Sensitive Teeth

The more you understand your body and how it functions, the better equipped you'll be at taking care of yourself to achieve optimal health. We've included the Patient Education section on our website to provide you with valuable, practical wellness information which you can incorporate into your lifestyle to improve the quality of your life. We hope you will turn to these pages whenever you have a question about health related issues and urge you to contact our practice at any time to make an appointment with one of our doctors.

If you wince with pain after sipping a hot cup of coffee or chewing a piece of ice, chances are that you suffer from "dentin hypersensitivity," or more commonly, sensitive teeth.

Hot and cold temperature changes cause your teeth to expand and contract. Over time, your teeth can develop microscopic cracks that allow these sensations to seep through to the nerves. Exposed areas of the tooth can cause pain and even affect or change your eating, drinking and breathing habits.

At least 45 million adults in the United States suffer at some time from sensitive teeth.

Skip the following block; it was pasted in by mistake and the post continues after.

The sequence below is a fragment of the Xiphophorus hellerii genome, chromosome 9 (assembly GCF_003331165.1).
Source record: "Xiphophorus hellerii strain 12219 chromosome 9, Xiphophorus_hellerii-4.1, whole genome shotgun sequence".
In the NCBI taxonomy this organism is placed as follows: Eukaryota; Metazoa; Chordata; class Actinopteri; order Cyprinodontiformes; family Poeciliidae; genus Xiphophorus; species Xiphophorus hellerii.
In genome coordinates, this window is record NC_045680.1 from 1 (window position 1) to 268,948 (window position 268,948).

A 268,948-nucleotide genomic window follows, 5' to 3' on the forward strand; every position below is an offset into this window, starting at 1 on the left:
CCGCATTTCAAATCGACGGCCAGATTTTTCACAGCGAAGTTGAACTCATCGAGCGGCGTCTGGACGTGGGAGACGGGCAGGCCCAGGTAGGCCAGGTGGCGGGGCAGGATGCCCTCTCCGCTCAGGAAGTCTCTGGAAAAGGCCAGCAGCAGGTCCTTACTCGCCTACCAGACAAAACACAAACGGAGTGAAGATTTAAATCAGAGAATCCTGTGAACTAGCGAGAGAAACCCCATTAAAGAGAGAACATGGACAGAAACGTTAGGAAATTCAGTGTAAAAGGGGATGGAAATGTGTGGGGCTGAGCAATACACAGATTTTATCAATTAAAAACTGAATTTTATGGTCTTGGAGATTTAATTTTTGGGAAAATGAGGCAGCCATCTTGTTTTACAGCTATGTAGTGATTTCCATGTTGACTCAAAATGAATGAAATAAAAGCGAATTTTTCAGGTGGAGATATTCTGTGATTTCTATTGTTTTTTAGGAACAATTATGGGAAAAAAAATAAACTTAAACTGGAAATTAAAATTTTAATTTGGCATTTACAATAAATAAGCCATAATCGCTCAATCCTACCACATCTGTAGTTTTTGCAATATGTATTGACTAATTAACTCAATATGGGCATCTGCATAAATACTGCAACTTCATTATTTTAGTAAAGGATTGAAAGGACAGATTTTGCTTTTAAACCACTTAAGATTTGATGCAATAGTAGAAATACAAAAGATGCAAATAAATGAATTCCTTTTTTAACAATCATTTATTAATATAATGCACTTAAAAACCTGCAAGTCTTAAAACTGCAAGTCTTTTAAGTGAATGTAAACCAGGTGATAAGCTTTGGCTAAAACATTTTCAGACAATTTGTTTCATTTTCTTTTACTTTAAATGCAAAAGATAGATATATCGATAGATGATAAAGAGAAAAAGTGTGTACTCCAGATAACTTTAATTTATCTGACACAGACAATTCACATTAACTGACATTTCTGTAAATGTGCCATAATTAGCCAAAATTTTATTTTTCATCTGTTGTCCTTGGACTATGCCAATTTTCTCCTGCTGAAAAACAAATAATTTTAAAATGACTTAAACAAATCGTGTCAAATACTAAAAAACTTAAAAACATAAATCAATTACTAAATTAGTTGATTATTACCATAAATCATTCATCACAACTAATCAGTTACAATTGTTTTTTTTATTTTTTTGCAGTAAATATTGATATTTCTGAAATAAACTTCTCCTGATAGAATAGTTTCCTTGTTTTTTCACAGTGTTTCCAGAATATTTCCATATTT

Sensitive teeth result when the underlying layer of your teeth (the dentin) becomes exposed. This can happen on the chewing surface of the tooth as well as at the gum line. In some cases, sensitive teeth are the result of gum disease, years of unconsciously clenching or grinding your teeth, or improper or too vigorous brushing (if the bristles of your toothbrush are pointing in multiple directions, you're brushing too hard).

Abrasive toothpastes are sometimes the culprit of sensitive teeth. Ingredients found in some whitening toothpastes that lighten and/or remove certain stains from enamel, and sodium pyrophosphate, the key ingredient in tartar-control toothpastes, may increase tooth sensitivity.

In some cases, desensitizing toothpaste, sealants, desensitizing ionization and filling materials including fluoride, and decreasing the intake of acid-containing foods can alleviate some of the pain associated with sensitive teeth.

Sometimes, a sensitive tooth may be confused by a patient for a cavity or abscess that is not yet visible.

In any case, contact your dentist if you notice any change in your teeth's sensitivity to temperature.